(Pictured above is a Blue Cosmo being made as a part of Friday's Mixology class with a twist of lemon).
I had the wonderful opportunity to do a Mixology class and Happy Hour for my dear cousin Lisa this past Friday night. We had a small group which allowed for much interaction and engagement. They were very entertaining, enjoyed themselves, and asked many good questions. The guests learned the foundations of Mixology with live demonstrations and had the chance to learn proper pour techniques and make their own signature cocktails from the cocktail menu they requested for the night. They also learned about the reasons behind glassware, bar lingo, and how they should ask for cocktails and what to watch for when they visit their local drinking establishment. Many of their eyes were opened about the many things bartenders and bars do wrong.
This post is the start of a series of posts related to the foundations of Mixology based on proven methods and techniques that every home bartender, novice or professional bartender, should use. I covered glassware last week so please check that post because it will better help you understand what's to come. Much of the information covered in the series is a result of feedback received from the guests at my most recent event. I have a handout that I used at the bartending school and currently use for mixology classes which nicely displays all this info in a table format. If you would like a copy, please let me know or just sign up for a Mixology class and you will receive one free of charge. You will see that many acronyms are used to help you remember the answers.
Classifications of Alcohol (Acronym = ABC Wine & Spirits)
A = Aperitif (appetizer wine/before dinner drink), French word which means "to open"
B = Beer
C = Cordials/Liqueurs, which are sweet and syrupy products made from a base spirit
Wine = Wine
Spirits = Spirits
Of those spirits, there are 6 main spirits (Very Good Rules To Work By) -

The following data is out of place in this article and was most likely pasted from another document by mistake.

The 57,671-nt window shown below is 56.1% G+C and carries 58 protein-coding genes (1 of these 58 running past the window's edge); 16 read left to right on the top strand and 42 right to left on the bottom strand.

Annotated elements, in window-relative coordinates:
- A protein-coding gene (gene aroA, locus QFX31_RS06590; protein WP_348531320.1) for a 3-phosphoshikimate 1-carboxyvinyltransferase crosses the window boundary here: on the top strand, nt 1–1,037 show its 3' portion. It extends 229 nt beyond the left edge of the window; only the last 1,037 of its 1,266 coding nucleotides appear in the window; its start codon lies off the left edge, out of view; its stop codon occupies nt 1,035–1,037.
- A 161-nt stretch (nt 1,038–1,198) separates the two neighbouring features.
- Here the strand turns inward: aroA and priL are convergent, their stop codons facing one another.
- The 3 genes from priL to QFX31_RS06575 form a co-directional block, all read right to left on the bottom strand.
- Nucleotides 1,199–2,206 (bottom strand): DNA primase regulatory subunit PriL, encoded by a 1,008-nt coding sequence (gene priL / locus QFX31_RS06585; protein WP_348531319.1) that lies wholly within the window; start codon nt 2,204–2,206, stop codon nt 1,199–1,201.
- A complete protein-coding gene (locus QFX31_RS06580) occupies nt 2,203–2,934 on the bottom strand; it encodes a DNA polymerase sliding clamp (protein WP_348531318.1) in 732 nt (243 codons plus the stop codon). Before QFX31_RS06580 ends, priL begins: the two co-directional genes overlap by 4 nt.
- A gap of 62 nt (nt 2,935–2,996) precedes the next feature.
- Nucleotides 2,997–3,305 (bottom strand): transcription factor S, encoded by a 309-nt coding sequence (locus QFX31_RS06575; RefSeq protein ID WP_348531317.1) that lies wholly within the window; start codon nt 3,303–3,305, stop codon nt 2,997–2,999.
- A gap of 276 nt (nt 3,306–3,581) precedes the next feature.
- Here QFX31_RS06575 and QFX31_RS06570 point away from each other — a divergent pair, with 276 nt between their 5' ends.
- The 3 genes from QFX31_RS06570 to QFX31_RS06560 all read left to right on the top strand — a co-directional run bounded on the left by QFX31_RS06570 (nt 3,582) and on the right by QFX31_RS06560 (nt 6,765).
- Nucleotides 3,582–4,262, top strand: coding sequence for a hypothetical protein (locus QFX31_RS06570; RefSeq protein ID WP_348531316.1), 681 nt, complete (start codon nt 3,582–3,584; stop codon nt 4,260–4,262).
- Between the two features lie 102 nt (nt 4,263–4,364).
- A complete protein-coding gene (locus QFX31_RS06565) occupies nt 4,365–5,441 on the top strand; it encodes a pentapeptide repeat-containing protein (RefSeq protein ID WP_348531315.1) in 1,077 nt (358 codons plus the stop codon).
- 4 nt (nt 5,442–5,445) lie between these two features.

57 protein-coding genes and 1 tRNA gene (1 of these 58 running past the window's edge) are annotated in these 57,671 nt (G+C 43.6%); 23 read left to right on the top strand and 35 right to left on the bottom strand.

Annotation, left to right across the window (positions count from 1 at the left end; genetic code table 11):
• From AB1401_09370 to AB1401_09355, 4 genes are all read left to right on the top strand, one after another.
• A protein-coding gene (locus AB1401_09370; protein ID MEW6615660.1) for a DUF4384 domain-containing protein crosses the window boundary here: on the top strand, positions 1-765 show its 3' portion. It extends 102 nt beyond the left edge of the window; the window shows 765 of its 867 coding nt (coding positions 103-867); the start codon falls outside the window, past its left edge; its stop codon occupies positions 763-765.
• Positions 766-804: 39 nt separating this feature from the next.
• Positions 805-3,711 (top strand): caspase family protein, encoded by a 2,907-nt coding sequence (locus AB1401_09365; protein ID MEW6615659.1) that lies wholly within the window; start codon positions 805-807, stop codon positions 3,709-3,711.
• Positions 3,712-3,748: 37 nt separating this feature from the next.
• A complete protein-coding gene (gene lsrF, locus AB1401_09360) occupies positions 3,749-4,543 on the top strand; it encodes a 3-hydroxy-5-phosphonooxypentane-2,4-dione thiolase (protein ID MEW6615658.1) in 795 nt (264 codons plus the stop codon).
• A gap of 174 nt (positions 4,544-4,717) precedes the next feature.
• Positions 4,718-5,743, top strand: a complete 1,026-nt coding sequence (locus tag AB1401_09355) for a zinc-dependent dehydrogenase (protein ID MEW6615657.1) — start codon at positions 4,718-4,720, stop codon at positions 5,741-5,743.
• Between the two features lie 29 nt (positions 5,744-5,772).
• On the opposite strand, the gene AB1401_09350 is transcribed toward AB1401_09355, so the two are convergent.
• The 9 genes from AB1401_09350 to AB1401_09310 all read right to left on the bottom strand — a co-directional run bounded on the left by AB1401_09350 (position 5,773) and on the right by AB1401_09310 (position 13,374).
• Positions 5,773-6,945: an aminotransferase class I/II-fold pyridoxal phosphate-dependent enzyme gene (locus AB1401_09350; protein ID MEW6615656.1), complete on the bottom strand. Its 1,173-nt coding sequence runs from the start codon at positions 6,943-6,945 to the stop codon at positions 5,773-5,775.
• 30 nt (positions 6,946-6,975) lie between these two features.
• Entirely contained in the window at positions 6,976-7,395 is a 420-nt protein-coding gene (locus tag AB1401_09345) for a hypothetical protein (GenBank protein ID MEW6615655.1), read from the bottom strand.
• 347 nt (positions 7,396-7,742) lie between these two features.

Vodka, Gin, Rum, Tequila, Whiskey, and Brandy
Whiskey has two off-shoots and brandy has two.
Whiskey = Bourbon and Scotch. Other whiskies are off shoots of these two, i.e. Irish (place), Canadian (place), Blended, Tennesseean
Brandy = Cognac, fruit-flavored brandy (i.e. blackberry brandy)
Mixers defined as anything non-alcoholic that is added to a drink, i.e. soda, juice
Flavor Enhancers are defined as flavoring agents that are not mixers, but add something to a drink, i.e. lime juice, lemon juice, grenadine, bitters
Garnish rules for a drink is defined by the main mixer, but exceptions to the rule are for specialty cocktails where you can experiment with different garnishes to achieve a different look/aesthetic. Garnishes have two purposes - appearance and enhancement of drink.
For example: cranberry lime juice and tonic water = lime wedge/slice; orange juice = orange slice/twist; lemon sour/soda water = lemon or orange/cherry flag; coke = lime; grenadine = cherry. If a drink contains both lime juice and/or lemon sour, orange juice, etc...they will get a lime.
All standard Martinis get olives or, if specified, a lemon twist. Standard Cosmo gets a lime slice unless a specialty Cosmo, like a Blue Cosmo, which gets lemon twist.
All Manhattans get a cherry or, if specified, a lemon twist.
All Long Island Iced Teas get a lemon slice.
All Cuba Libres get a lime slice. Same as a Rum & Coke, but must ask if they want a lime.
All standard Margaritas get a lime slice.
Next up...Discussion on the proper way to make certain categories of drinks (build in glass or build in mixing glass/tin), shaken vs. stirred rules, and other rules related to drink-making...Enjoy, Cheers!